A hand in the making

by
17 November 2010

The Catalan sculptor Jaume Plensa talks to Rebecca Paveley about Together, his winning submission for Chichester

JAUME PLENSA may not be a household name in the UK, but he has been described as one of the most significant and influential sculptors of today. His art often captures the imagination of a public that does not frequent art galleries or museums. His public appeal can be compared to that of Antony Gormley — whose submission was unsuc­cessful.

Plensa does not hide his pleasure at having been chosen. “I am extremely pleased,” he says. “It was a fantastic project.”

Of the five artists to speak about their proposals to the Church Times last year, he alone described a personal response to the Cathedral as a place of worship (Features, 11 December 2009).

It is “one of the most beautiful buildings in the world”, he says. “I’m from the Mediter­ranean. I know about Gothic architecture, but Chichester is so precise and so simple. The emptiness is inspiring. It was a fantastic project. It was a tremendous opportunity to dialogue with history, especially with religion. I loved to be asked to create something con­temporary that talked about the religiosity that we all have.”

Mr Plensa says that he is obsessed by the idea of a soul: “My work is about relating body to soul. I am always aiming to talk about something invisible but fundamental; something that is not the body, that we can’t describe.”

He is, perhaps, most widely known for his Crown Fountain, in Chicago, which displays video images of Chicago residents, with a water outlet in the screen to give the illusion of water spouting from their mouths. He has said that such works “express my obsession with the body as a container of something more. I try to capture the soul of the body, the soul as the site of the community. The beauty in our lives is something more than just the body.”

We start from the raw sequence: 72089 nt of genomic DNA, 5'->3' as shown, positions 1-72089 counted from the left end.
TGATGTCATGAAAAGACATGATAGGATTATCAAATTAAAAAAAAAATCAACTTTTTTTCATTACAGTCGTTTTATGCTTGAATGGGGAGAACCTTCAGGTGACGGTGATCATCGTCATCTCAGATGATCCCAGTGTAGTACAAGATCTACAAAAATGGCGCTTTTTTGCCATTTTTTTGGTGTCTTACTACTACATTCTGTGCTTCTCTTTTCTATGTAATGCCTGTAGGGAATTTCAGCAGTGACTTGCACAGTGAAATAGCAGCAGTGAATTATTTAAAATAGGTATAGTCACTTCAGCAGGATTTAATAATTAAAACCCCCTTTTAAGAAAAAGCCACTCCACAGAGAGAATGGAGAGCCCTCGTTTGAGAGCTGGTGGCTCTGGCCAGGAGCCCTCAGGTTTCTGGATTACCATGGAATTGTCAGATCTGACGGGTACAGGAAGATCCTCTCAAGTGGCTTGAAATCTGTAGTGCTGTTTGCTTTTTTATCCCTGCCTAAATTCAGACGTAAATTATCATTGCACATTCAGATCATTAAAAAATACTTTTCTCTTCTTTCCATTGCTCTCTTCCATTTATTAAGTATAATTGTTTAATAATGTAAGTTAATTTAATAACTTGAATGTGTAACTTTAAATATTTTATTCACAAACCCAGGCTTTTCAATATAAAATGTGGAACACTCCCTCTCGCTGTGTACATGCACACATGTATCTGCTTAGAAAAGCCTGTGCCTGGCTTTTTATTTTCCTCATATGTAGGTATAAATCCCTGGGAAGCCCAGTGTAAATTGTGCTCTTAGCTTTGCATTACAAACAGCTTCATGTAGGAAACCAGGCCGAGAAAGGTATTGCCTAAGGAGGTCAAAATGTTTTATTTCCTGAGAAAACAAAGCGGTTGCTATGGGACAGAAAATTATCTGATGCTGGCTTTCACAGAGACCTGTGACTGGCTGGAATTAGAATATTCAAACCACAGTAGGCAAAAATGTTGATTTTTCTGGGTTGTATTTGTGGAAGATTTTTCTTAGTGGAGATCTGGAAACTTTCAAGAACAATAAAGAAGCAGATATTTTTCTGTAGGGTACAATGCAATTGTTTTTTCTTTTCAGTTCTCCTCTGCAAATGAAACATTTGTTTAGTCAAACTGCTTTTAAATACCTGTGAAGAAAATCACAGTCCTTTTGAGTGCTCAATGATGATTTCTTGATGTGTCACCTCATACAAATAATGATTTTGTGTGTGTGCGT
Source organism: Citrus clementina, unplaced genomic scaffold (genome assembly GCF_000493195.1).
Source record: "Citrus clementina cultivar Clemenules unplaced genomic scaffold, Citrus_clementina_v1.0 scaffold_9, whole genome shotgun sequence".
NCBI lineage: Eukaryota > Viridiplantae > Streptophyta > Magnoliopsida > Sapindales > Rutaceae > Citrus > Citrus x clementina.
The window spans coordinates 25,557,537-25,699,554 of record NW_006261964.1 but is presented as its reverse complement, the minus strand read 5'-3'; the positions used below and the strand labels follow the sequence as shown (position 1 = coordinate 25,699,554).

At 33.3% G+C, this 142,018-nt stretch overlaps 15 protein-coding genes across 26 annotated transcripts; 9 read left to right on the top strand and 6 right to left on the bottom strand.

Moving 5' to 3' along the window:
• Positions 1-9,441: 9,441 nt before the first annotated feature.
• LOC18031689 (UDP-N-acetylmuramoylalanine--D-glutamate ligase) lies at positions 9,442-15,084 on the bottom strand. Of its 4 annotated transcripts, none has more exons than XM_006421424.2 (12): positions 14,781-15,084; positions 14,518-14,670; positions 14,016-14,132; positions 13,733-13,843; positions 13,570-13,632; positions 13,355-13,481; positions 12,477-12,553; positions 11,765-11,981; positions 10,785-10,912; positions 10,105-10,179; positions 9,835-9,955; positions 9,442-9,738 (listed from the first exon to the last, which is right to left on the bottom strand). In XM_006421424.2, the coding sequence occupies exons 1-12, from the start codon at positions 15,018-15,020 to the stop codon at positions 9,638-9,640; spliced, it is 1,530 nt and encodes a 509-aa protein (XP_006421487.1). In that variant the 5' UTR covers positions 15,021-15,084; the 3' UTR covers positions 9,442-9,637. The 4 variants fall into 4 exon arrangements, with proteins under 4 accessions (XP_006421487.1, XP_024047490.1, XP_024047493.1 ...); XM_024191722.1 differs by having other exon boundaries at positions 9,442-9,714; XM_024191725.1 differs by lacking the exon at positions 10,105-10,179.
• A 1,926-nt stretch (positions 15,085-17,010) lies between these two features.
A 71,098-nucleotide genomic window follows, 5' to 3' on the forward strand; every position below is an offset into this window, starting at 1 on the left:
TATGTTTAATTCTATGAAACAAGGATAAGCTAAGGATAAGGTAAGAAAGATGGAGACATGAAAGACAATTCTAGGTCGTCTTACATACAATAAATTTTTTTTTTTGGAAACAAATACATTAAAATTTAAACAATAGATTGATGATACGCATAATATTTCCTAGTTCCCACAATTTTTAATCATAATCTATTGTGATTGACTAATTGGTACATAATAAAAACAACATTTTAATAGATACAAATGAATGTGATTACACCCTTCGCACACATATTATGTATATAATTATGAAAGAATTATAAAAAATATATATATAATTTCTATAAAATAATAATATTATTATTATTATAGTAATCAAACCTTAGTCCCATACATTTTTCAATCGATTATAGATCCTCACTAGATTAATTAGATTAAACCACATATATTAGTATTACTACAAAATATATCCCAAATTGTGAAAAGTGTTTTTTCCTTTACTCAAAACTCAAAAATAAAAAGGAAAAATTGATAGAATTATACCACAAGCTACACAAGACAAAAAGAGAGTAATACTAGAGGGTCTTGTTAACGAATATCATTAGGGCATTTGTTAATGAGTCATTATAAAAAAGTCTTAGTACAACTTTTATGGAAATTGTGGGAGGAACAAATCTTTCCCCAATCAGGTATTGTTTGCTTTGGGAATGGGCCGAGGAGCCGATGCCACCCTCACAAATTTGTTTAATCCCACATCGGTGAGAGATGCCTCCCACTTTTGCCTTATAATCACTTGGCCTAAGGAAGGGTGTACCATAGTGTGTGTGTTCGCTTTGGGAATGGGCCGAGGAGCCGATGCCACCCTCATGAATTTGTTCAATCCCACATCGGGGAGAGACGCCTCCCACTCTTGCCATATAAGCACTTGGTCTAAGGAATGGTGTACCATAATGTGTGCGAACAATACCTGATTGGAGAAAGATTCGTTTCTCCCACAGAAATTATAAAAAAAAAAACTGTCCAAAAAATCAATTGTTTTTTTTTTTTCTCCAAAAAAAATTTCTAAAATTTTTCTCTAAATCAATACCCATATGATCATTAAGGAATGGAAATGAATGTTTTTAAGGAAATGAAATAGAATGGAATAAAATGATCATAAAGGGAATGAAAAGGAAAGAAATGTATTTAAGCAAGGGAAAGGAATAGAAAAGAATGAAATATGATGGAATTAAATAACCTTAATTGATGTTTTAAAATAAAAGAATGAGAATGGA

THE Hussey Memorial Commission asked that whatever each artist proposed, it should not only “make an immediate impact and be comprehensible” but also be meaningful to people of diverse faiths. The brief also called for a “contemporary interpretation of the resurrected Christ” which will express “new life, transformation, and hope”.

Together is a sculpture of a large hand raised in blessing — an image that has meaning far beyond a purely religious audience. Mr Plensa has altered the sculpture since his original proposal a year ago, and has added alphabets — in scripts from different languages — into the hand.

“I have made some very subtle changes. I kept the same shape of the hand, but it is now made out of a mix of different alphabets from different cultures. One of the most important elements for me was to keep the transparency of the object; an important part of it is its emptiness.

“I have kept it so the letters are fluttering but not blinding; it is possible to see through. It captures my intention of trying to [make it] look like a cloud floating above the [15th-century Arundel] screen. It is a metaphor of globalisation in the shape of the blessing hand.”

The next step, now that his proposal has been selected, is to create a mock-up. “I need to understand its scale,” he says. When that is done, creating the finished artwork will take him two to three months.

He says, disarmingly: “I don’t know how much it will cost. The project was so exciting. The only thing I didn’t think about was how much it would cost. But I think it will be do-able.”

Together will then take its place alongside the Cathedral’s collection of modern art, which includes a window by Marc Chagall, and a tapestry on the high altar by John Piper — both commissioned by Dean Walter Hussey, in whose memory this commission has been made.

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